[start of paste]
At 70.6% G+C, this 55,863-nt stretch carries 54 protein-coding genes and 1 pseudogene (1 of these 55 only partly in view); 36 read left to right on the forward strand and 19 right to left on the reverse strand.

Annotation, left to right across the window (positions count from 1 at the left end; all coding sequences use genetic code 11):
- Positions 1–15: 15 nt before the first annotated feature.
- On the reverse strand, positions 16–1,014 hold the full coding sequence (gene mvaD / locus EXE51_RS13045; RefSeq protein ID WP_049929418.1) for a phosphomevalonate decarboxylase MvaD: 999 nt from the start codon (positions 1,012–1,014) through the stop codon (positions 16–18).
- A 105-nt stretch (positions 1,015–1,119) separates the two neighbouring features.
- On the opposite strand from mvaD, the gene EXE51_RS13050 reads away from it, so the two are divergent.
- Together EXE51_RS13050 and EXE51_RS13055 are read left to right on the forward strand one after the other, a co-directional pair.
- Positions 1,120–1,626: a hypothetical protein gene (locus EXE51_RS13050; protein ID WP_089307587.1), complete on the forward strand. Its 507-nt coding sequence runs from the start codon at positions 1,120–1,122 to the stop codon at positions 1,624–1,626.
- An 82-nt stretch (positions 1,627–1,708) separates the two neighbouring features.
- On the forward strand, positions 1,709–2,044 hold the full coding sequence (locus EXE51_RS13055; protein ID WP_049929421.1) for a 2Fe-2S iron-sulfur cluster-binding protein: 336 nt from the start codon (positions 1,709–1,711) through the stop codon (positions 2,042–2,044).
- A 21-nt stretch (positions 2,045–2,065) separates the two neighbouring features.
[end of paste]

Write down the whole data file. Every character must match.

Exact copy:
At 70.6% G+C, this 55,863-nt stretch carries 54 protein-coding genes and 1 pseudogene (1 of these 55 only partly in view); 36 read left to right on the forward strand and 19 right to left on the reverse strand.

Annotation, left to right across the window (positions count from 1 at the left end; all coding sequences use genetic code 11):
- Positions 1–15: 15 nt before the first annotated feature.
- On the reverse strand, positions 16–1,014 hold the full coding sequence (gene mvaD / locus EXE51_RS13045; RefSeq protein ID WP_049929418.1) for a phosphomevalonate decarboxylase MvaD: 999 nt from the start codon (positions 1,012–1,014) through the stop codon (positions 16–18).
- A 105-nt stretch (positions 1,015–1,119) separates the two neighbouring features.
- On the opposite strand from mvaD, the gene EXE51_RS13050 reads away from it, so the two are divergent.
- Together EXE51_RS13050 and EXE51_RS13055 are read left to right on the forward strand one after the other, a co-directional pair.
- Positions 1,120–1,626: a hypothetical protein gene (locus EXE51_RS13050; protein ID WP_089307587.1), complete on the forward strand. Its 507-nt coding sequence runs from the start codon at positions 1,120–1,122 to the stop codon at positions 1,624–1,626.
- An 82-nt stretch (positions 1,627–1,708) separates the two neighbouring features.
- On the forward strand, positions 1,709–2,044 hold the full coding sequence (locus EXE51_RS13055; protein ID WP_049929421.1) for a 2Fe-2S iron-sulfur cluster-binding protein: 336 nt from the start codon (positions 1,709–1,711) through the stop codon (positions 2,042–2,044).
- A 21-nt stretch (positions 2,045–2,065) separates the two neighbouring features.